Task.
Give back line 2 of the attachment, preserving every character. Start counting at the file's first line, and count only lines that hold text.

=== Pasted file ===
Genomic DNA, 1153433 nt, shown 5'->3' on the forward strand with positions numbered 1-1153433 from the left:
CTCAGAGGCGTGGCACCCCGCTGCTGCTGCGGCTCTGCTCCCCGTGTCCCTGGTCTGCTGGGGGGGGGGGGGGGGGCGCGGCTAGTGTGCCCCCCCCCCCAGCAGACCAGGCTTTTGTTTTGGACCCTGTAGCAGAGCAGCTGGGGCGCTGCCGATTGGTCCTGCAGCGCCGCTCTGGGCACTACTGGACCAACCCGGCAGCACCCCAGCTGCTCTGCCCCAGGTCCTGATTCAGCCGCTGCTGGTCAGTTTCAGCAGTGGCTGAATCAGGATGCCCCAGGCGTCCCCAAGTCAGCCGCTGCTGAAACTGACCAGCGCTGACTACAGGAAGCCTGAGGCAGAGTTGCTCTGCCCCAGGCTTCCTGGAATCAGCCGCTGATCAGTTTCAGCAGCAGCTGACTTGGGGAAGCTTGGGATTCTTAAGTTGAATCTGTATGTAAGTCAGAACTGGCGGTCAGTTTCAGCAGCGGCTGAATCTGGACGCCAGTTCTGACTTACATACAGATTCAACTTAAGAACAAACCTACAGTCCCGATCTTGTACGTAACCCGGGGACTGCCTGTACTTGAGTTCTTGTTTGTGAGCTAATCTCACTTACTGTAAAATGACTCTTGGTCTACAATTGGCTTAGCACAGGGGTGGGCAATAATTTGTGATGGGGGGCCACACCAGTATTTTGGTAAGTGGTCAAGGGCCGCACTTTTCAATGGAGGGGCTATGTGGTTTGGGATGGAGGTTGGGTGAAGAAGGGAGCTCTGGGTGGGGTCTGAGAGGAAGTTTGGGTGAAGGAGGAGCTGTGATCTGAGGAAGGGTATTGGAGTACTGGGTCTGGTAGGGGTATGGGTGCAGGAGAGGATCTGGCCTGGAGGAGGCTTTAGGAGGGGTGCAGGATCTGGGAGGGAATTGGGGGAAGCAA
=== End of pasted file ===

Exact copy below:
CTCAGAGGCGTGGCACCCCGCTGCTGCTGCGGCTCTGCTCCCCGTGTCCCTGGTCTGCTGGGGGGGGGGGGGGGGGCGCGGCTAGTGTGCCCCCCCCCCCAGCAGACCAGGCTTTTGTTTTGGACCCTGTAGCAGAGCAGCTGGGGCGCTGCCGATTGGTCCTGCAGCGCCGCTCTGGGCACTACTGGACCAACCCGGCAGCACCCCAGCTGCTCTGCCCCAGGTCCTGATTCAGCCGCTGCTGGTCAGTTTCAGCAGTGGCTGAATCAGGATGCCCCAGGCGTCCCCAAGTCAGCCGCTGCTGAAACTGACCAGCGCTGACTACAGGAAGCCTGAGGCAGAGTTGCTCTGCCCCAGGCTTCCTGGAATCAGCCGCTGATCAGTTTCAGCAGCAGCTGACTTGGGGAAGCTTGGGATTCTTAAGTTGAATCTGTATGTAAGTCAGAACTGGCGGTCAGTTTCAGCAGCGGCTGAATCTGGACGCCAGTTCTGACTTACATACAGATTCAACTTAAGAACAAACCTACAGTCCCGATCTTGTACGTAACCCGGGGACTGCCTGTACTTGAGTTCTTGTTTGTGAGCTAATCTCACTTACTGTAAAATGACTCTTGGTCTACAATTGGCTTAGCACAGGGGTGGGCAATAATTTGTGATGGGGGGCCACACCAGTATTTTGGTAAGTGGTCAAGGGCCGCACTTTTCAATGGAGGGGCTATGTGGTTTGGGATGGAGGTTGGGTGAAGAAGGGAGCTCTGGGTGGGGTCTGAGAGGAAGTTTGGGTGAAGGAGGAGCTGTGATCTGAGGAAGGGTATTGGAGTACTGGGTCTGGTAGGGGTATGGGTGCAGGAGAGGATCTGGCCTGGAGGAGGCTTTAGGAGGGGTGCAGGATCTGGGAGGGAATTGGGGGAAGCAA